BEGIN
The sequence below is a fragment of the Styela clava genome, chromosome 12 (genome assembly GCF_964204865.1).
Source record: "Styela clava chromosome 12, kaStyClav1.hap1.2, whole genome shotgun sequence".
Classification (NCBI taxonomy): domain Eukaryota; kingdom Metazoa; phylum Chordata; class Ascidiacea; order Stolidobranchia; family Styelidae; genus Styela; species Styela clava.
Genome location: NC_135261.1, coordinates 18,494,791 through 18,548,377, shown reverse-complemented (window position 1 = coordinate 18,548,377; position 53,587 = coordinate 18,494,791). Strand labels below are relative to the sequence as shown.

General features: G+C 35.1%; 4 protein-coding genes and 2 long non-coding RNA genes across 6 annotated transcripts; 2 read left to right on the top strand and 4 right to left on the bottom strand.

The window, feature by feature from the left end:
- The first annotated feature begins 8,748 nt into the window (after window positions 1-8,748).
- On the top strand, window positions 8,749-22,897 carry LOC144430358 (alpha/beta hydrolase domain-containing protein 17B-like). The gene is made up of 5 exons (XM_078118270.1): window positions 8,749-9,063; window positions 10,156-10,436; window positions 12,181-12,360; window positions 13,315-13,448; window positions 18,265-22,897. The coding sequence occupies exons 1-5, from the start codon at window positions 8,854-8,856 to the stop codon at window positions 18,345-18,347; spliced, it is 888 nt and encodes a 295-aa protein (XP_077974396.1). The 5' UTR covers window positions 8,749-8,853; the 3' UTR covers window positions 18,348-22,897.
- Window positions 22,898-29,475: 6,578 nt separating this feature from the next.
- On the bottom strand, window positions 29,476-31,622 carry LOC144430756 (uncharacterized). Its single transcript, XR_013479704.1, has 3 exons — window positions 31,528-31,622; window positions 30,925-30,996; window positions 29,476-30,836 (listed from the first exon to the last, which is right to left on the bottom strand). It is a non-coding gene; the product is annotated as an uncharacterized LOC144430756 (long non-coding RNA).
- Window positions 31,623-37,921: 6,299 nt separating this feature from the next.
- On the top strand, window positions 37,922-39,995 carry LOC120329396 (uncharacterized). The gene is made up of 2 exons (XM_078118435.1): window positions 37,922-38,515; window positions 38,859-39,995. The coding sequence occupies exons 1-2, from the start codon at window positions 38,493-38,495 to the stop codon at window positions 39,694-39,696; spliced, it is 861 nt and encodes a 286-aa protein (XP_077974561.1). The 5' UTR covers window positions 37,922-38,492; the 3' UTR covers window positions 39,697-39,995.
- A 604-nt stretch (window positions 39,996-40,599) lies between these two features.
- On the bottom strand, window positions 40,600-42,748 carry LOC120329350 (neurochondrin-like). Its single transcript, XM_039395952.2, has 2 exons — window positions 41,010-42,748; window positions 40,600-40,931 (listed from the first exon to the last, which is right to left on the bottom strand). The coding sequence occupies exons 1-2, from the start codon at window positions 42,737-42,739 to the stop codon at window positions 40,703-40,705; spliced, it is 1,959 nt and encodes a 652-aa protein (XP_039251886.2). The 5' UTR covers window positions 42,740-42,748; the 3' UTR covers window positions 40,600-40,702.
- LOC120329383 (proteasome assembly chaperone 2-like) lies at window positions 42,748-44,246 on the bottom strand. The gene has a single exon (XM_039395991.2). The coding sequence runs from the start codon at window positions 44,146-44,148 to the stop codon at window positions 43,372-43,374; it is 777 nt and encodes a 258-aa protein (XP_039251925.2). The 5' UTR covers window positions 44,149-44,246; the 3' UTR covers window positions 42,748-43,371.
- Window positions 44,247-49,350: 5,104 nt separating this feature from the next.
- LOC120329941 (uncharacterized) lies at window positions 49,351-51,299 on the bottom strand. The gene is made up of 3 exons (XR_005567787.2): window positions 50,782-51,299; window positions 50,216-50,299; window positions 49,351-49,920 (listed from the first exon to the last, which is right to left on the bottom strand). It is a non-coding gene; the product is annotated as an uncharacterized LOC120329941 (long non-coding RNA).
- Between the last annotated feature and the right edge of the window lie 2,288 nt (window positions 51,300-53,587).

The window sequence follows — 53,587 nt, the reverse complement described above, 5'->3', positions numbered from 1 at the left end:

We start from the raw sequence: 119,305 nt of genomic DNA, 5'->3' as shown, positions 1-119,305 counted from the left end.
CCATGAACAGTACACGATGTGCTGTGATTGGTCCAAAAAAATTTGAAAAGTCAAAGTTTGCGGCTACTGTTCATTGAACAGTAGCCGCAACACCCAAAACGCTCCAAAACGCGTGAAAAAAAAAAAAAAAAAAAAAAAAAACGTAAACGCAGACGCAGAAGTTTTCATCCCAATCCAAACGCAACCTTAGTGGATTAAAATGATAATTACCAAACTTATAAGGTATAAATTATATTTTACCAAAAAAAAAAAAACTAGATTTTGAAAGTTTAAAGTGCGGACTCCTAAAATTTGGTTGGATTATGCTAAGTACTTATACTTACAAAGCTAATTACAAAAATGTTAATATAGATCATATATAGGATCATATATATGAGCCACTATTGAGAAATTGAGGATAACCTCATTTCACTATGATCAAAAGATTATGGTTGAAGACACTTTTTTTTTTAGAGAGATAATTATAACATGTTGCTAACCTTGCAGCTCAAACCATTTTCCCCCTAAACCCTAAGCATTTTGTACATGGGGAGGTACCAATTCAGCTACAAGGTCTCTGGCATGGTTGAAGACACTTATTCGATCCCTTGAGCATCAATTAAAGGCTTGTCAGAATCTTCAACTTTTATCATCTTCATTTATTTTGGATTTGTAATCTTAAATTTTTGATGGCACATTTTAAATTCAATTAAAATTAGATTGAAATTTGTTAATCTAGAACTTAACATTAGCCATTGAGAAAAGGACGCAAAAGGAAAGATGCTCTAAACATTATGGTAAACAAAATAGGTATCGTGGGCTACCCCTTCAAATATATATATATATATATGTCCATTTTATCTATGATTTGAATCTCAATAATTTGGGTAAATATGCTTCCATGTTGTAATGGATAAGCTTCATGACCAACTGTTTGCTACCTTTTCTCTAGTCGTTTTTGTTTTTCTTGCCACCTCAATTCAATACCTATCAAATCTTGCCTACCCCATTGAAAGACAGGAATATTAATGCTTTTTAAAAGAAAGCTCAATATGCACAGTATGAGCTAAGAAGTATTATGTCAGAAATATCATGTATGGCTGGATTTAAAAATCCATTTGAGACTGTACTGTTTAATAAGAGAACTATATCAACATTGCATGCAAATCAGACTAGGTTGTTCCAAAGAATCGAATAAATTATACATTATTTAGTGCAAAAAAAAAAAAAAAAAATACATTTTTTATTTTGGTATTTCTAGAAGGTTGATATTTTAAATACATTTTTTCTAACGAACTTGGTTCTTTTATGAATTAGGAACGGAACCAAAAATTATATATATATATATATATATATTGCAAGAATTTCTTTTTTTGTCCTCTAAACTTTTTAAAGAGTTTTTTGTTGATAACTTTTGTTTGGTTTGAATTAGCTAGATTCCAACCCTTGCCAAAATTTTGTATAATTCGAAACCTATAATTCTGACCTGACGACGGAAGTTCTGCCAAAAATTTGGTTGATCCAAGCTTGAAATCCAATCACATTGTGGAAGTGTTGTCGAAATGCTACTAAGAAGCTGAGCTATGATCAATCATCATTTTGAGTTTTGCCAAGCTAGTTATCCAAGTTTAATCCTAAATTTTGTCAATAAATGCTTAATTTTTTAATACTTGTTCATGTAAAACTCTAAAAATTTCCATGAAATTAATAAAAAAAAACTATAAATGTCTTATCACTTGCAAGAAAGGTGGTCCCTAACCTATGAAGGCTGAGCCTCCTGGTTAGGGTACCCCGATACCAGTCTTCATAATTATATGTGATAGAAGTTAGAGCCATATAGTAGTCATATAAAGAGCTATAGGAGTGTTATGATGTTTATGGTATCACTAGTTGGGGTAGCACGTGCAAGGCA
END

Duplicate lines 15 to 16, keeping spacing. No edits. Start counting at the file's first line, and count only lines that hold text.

- LOC120329383 (proteasome assembly chaperone 2-like) lies at window positions 42,748-44,246 on the bottom strand. The gene has a single exon (XM_039395991.2). The coding sequence runs from the start codon at window positions 44,146-44,148 to the stop codon at window positions 43,372-43,374; it is 777 nt and encodes a 258-aa protein (XP_039251925.2). The 5' UTR covers window positions 44,149-44,246; the 3' UTR covers window positions 42,748-43,371.
- Window positions 44,247-49,350: 5,104 nt separating this feature from the next.